Self/Image : Technology, Representation, and the Contemporary Subject book cover
1st Edition

Technology, Representation, and the Contemporary Subject

ISBN 9780415345224
Published December 1, 2006 by Routledge
280 Pages

FREE Standard Shipping
USD $39.95

Prices & shipping based on shipping country


Book Description

Including over 100 illustrations from mainstream film to independent film, video art, performance and the visual arts, this important and original book explores how technology has affected artists' abilities and forms to express themselves.

From analogue photography to more recent artistic practices including digital imaging, performance robotics and video installations, Self/Image is one of the first full length studies to investigate the complex relations among these diverse artistic practices.

This will make an excellent companion to studies of contemporary art history, and media and cultural studies in the post-1960 period.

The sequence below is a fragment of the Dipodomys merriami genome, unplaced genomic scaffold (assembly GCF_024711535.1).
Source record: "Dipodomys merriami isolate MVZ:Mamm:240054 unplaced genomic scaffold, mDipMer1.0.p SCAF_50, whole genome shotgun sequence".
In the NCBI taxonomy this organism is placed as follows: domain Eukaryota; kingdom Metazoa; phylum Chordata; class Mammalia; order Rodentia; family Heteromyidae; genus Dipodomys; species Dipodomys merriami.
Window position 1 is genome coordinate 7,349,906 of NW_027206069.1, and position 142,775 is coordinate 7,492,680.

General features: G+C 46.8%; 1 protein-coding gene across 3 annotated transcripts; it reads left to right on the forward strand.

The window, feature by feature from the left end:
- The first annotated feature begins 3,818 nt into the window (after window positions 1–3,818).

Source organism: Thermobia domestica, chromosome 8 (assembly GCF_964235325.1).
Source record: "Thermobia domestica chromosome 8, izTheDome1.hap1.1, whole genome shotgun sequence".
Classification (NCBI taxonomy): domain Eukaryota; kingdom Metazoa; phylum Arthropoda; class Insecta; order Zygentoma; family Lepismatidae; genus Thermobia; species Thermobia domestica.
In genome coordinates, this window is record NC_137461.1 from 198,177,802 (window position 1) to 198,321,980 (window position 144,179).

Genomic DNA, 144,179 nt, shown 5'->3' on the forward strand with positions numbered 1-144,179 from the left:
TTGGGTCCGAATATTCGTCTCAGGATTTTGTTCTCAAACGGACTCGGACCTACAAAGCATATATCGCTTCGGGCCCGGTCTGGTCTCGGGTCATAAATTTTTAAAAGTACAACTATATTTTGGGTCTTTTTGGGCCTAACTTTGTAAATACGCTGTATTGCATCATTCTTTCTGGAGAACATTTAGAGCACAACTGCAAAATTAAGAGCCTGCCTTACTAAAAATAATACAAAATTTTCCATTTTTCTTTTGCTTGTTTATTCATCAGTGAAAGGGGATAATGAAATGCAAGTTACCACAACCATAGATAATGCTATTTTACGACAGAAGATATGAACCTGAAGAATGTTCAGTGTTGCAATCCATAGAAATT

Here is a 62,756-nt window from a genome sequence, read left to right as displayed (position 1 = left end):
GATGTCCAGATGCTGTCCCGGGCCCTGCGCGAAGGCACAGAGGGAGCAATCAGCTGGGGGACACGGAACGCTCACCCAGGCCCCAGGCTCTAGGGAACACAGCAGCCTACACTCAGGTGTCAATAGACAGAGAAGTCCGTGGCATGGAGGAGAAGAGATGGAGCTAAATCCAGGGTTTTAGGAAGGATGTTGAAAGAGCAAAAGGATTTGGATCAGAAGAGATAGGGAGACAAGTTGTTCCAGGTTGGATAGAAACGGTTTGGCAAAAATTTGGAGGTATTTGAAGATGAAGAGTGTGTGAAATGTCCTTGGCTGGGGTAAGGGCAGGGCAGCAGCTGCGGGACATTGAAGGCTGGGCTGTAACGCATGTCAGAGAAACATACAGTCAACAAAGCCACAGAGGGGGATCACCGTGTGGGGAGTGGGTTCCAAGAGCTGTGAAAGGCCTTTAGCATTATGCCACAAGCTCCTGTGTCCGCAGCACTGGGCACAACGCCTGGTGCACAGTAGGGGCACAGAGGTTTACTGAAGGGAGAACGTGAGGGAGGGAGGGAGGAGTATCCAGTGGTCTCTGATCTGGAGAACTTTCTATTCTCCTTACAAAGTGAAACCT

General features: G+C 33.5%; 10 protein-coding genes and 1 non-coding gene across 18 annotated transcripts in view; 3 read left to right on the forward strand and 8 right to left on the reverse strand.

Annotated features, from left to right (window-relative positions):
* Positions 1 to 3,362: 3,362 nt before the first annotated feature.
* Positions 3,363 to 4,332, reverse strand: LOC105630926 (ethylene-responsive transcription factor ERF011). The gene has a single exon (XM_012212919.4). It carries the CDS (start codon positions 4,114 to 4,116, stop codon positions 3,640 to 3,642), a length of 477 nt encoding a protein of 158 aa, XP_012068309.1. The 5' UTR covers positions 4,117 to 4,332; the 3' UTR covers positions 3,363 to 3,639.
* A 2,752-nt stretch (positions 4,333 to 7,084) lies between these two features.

Table of Contents

1. The Body and/in Representation: Hoc Est Corpus Meum Redux  2. "Beneath this Mask Another Mask": "No Movies"…. (No) Bodies, (No) Cities  3. (Post)Urban Self Image: "Your Greatest Creation is the Life You Lead"  4. Cinematic Self Imaging and the Televisual Body: "Happiness is Over-Rated"  5.The Body is Not Obsolete: "Desire and Action, Digital Era"  6. The Televisual Architecture of the Dream Body.  Epilogue: Flanagan’s Corpse and the Limits of Representation

View More




Amelia Jones is Professor and Pilkington Chair in the History of Art, University of Manchester. She is the author of three books, including Body Art/ Performing the Subject (1998), and editor of four books, including Performing the Body/Performing the Text (1999), The Feminism and Visual Culture Reader (2003), and A Companion to Contemporary Art Since 1945 (2006).





'Self/Image... generat[es] an ethically responsible space that continues opening gaps for the emergence of differing subjectivities and bodies as well as their recognition.' - Ignaz Cassar, "The Self, the Slash, the Image", in Photography & Culture